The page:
Keyword arguments, or named arguments, are parameters passed to a Python function that specify the argument name and value. This makes the code more readable by eliminating the need to remember the order of parameters. Keyword arguments can also set default values for unspecified parameters. Using keyword arguments enhances code readability and maintainability. Keyword arguments explicitly state which argument matches which parameter. This avoids ambiguity and clarifies the developer's intent.
def functionName(arg1, arg2, kwarg1=value1, kwarg2=value2): # Function body pass
def greeting(name, age, gender="male"): print("Hello, %s. You are %d years old and you are a %s." % (name, age, gender)) greeting("Bob", 25) # Hello, Bob. You are 25 years old and you are a male.
This code defines a function called "greeting" that takes two arguments (name and age) and an optional keyword argument (gender). The function body prints a greeting message with the parameters passed to it. The code shows how to call the greeting function, passing in the required parameters and an optional keyword argument. The code output is the greeting message with the parameters' values.
Arbitrary arguments in Python enable functions to accept an unlimited number of arguments. This allows for flexibility when creating functions that require an unknown number of arguments. Arbitrary arguments are denoted with an asterisk (*) before the argument name . These arguments can create a list or dictionary of the passed arguments.
def function_name(*args): # code block
def sum_numbers(*args): result = 0 for i in args: result += i return result print(sum_numbers(1, 2, 3, 4, 5))
This code defines a function called sum_numbers which takes an arbitrary number of arguments. The asterisk before args indicates that this argument will take an arbitrary number of arguments. When the function is called, it takes in a series of numbers as arguments and adds them together, returning the sum. The function then iterates through each of the arguments, adding them together and storing the total in a variable called the result. Finally, the function returns the result.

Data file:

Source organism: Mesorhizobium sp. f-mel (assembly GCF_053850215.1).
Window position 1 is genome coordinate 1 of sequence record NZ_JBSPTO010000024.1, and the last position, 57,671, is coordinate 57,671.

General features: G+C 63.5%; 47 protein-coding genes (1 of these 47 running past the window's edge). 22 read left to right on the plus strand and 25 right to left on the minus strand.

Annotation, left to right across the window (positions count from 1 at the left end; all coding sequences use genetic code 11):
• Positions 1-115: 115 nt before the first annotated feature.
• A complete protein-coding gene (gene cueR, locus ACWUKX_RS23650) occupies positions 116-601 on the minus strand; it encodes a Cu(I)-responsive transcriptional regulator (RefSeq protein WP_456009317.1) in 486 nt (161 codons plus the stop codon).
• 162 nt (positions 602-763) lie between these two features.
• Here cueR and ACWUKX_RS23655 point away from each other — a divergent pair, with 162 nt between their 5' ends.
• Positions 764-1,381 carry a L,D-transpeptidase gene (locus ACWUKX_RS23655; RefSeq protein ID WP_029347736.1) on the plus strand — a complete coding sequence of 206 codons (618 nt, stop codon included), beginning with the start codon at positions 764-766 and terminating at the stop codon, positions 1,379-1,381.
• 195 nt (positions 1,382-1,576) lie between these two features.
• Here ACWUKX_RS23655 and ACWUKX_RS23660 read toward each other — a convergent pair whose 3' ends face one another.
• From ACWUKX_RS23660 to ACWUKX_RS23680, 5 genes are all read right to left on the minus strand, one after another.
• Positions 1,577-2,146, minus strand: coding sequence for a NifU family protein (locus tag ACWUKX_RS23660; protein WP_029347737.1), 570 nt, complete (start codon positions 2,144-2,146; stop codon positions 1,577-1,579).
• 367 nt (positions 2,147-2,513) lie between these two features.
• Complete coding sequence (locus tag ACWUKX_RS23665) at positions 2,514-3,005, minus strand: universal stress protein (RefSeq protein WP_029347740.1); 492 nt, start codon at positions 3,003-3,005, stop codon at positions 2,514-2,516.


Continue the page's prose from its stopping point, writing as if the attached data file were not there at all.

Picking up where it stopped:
Required arguments are when calling a function. They are position-dependent, meaning their matters. Required arguments are defined when the function is created and cannot when the function is called. Arguments must be given in the same as defined when invoking a function.
def function_name(arg1, arg2, ...): # function code return output
def my_function(arg1, arg2): # function code return arg1 + arg2 result = my_function(10, 20) print(result) # prints 30
This code defines a function named my_function that accepts two arguments, arg1, and arg2. The code calls the function, passing 10 and 20 as the two arguments. The function adds arg1 and arg2, then returns the result. The result of the function is stored in the variable result, then printed to the screen, showing the value 30.
Function arguments are values passed to a function when it is called. On the other hand, parameters are the variables inside the function's parentheses. There are four types of function arguments in Python: required arguments, default arguments, keyword arguments, and arbitrary arguments. Default arguments have pre-set values, keyword arguments are passed as named arguments, and arbitrary arguments permit a variable number of arguments to be passed to a function.
Answer: c. To return the output of the function
Answer: c. Arguments and code blocks
Answer: b. To define a function
Answer: a. To ignore a statement
Related Tutorials to watch
Top Articles toRead